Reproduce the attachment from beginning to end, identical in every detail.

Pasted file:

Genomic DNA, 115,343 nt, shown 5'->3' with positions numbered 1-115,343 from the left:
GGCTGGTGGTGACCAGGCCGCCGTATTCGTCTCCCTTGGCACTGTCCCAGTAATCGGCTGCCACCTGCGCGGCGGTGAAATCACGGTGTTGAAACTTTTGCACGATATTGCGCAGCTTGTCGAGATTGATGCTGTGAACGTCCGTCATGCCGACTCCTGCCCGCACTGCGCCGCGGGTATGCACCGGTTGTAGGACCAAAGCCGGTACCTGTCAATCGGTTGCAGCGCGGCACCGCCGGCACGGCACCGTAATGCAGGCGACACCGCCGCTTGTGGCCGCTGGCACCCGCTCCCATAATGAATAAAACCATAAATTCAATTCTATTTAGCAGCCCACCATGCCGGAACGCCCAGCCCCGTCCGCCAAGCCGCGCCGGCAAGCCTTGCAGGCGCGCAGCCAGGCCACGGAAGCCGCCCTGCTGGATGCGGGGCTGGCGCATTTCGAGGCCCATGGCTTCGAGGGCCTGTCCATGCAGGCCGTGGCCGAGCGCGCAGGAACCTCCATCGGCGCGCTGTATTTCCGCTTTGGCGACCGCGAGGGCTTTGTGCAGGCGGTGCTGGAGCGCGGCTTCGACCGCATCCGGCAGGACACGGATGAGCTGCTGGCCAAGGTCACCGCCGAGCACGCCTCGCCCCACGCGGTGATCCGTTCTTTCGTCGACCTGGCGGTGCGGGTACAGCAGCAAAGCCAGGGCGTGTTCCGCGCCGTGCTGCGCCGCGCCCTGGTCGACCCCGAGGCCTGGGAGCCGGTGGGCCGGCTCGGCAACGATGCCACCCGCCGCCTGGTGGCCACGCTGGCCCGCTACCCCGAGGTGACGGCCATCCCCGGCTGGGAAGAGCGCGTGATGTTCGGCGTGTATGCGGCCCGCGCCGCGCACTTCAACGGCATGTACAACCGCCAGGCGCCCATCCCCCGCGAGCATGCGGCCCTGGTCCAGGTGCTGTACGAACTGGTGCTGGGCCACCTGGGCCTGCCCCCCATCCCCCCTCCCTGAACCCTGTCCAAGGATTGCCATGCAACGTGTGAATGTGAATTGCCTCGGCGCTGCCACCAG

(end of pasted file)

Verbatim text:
Genomic DNA, 115,343 nt, shown 5'->3' with positions numbered 1-115,343 from the left:
GGCTGGTGGTGACCAGGCCGCCGTATTCGTCTCCCTTGGCACTGTCCCAGTAATCGGCTGCCACCTGCGCGGCGGTGAAATCACGGTGTTGAAACTTTTGCACGATATTGCGCAGCTTGTCGAGATTGATGCTGTGAACGTCCGTCATGCCGACTCCTGCCCGCACTGCGCCGCGGGTATGCACCGGTTGTAGGACCAAAGCCGGTACCTGTCAATCGGTTGCAGCGCGGCACCGCCGGCACGGCACCGTAATGCAGGCGACACCGCCGCTTGTGGCCGCTGGCACCCGCTCCCATAATGAATAAAACCATAAATTCAATTCTATTTAGCAGCCCACCATGCCGGAACGCCCAGCCCCGTCCGCCAAGCCGCGCCGGCAAGCCTTGCAGGCGCGCAGCCAGGCCACGGAAGCCGCCCTGCTGGATGCGGGGCTGGCGCATTTCGAGGCCCATGGCTTCGAGGGCCTGTCCATGCAGGCCGTGGCCGAGCGCGCAGGAACCTCCATCGGCGCGCTGTATTTCCGCTTTGGCGACCGCGAGGGCTTTGTGCAGGCGGTGCTGGAGCGCGGCTTCGACCGCATCCGGCAGGACACGGATGAGCTGCTGGCCAAGGTCACCGCCGAGCACGCCTCGCCCCACGCGGTGATCCGTTCTTTCGTCGACCTGGCGGTGCGGGTACAGCAGCAAAGCCAGGGCGTGTTCCGCGCCGTGCTGCGCCGCGCCCTGGTCGACCCCGAGGCCTGGGAGCCGGTGGGCCGGCTCGGCAACGATGCCACCCGCCGCCTGGTGGCCACGCTGGCCCGCTACCCCGAGGTGACGGCCATCCCCGGCTGGGAAGAGCGCGTGATGTTCGGCGTGTATGCGGCCCGCGCCGCGCACTTCAACGGCATGTACAACCGCCAGGCGCCCATCCCCCGCGAGCATGCGGCCCTGGTCCAGGTGCTGTACGAACTGGTGCTGGGCCACCTGGGCCTGCCCCCCATCCCCCCTCCCTGAACCCTGTCCAAGGATTGCCATGCAACGTGTGAATGTGAATTGCCTCGGCGCTGCCACCAG